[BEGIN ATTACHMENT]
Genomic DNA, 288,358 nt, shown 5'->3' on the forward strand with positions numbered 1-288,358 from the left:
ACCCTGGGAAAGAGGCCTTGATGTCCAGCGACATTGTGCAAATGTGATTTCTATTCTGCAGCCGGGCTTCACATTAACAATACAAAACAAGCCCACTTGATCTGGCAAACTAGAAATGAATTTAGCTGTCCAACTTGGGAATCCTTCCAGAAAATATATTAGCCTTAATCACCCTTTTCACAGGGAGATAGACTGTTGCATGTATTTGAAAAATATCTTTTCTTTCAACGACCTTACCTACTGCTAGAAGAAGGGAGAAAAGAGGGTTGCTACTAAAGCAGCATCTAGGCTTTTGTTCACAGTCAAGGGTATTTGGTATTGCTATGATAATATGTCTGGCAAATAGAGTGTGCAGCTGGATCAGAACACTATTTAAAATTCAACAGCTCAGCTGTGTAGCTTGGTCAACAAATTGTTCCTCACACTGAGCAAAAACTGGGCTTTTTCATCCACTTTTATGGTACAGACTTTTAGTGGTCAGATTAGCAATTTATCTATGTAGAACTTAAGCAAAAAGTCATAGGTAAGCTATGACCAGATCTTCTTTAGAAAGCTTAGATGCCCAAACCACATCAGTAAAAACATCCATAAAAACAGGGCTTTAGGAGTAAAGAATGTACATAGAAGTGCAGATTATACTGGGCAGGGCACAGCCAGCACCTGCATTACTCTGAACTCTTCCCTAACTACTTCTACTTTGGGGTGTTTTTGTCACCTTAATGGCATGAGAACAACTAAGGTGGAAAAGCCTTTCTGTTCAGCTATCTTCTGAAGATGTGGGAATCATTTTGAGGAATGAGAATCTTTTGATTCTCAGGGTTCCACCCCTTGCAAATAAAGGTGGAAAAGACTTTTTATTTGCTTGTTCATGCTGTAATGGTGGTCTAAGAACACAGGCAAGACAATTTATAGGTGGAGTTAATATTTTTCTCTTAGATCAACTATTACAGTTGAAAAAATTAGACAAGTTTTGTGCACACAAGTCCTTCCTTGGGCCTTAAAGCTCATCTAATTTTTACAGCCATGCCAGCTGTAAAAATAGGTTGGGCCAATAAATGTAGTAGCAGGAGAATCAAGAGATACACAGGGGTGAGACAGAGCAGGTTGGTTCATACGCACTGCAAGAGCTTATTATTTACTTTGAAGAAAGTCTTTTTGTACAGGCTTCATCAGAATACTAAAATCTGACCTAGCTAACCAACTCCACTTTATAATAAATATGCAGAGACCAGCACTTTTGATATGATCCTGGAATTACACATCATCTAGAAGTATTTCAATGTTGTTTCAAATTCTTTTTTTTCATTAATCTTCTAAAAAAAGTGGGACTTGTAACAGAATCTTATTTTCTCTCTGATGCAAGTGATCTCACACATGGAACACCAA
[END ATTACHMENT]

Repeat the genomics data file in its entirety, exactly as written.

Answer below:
Genomic DNA, 288,358 nt, shown 5'->3' on the forward strand with positions numbered 1-288,358 from the left:
ACCCTGGGAAAGAGGCCTTGATGTCCAGCGACATTGTGCAAATGTGATTTCTATTCTGCAGCCGGGCTTCACATTAACAATACAAAACAAGCCCACTTGATCTGGCAAACTAGAAATGAATTTAGCTGTCCAACTTGGGAATCCTTCCAGAAAATATATTAGCCTTAATCACCCTTTTCACAGGGAGATAGACTGTTGCATGTATTTGAAAAATATCTTTTCTTTCAACGACCTTACCTACTGCTAGAAGAAGGGAGAAAAGAGGGTTGCTACTAAAGCAGCATCTAGGCTTTTGTTCACAGTCAAGGGTATTTGGTATTGCTATGATAATATGTCTGGCAAATAGAGTGTGCAGCTGGATCAGAACACTATTTAAAATTCAACAGCTCAGCTGTGTAGCTTGGTCAACAAATTGTTCCTCACACTGAGCAAAAACTGGGCTTTTTCATCCACTTTTATGGTACAGACTTTTAGTGGTCAGATTAGCAATTTATCTATGTAGAACTTAAGCAAAAAGTCATAGGTAAGCTATGACCAGATCTTCTTTAGAAAGCTTAGATGCCCAAACCACATCAGTAAAAACATCCATAAAAACAGGGCTTTAGGAGTAAAGAATGTACATAGAAGTGCAGATTATACTGGGCAGGGCACAGCCAGCACCTGCATTACTCTGAACTCTTCCCTAACTACTTCTACTTTGGGGTGTTTTTGTCACCTTAATGGCATGAGAACAACTAAGGTGGAAAAGCCTTTCTGTTCAGCTATCTTCTGAAGATGTGGGAATCATTTTGAGGAATGAGAATCTTTTGATTCTCAGGGTTCCACCCCTTGCAAATAAAGGTGGAAAAGACTTTTTATTTGCTTGTTCATGCTGTAATGGTGGTCTAAGAACACAGGCAAGACAATTTATAGGTGGAGTTAATATTTTTCTCTTAGATCAACTATTACAGTTGAAAAAATTAGACAAGTTTTGTGCACACAAGTCCTTCCTTGGGCCTTAAAGCTCATCTAATTTTTACAGCCATGCCAGCTGTAAAAATAGGTTGGGCCAATAAATGTAGTAGCAGGAGAATCAAGAGATACACAGGGGTGAGACAGAGCAGGTTGGTTCATACGCACTGCAAGAGCTTATTATTTACTTTGAAGAAAGTCTTTTTGTACAGGCTTCATCAGAATACTAAAATCTGACCTAGCTAACCAACTCCACTTTATAATAAATATGCAGAGACCAGCACTTTTGATATGATCCTGGAATTACACATCATCTAGAAGTATTTCAATGTTGTTTCAAATTCTTTTTTTTCATTAATCTTCTAAAAAAAGTGGGACTTGTAACAGAATCTTATTTTCTCTCTGATGCAAGTGATCTCACACATGGAACACCAA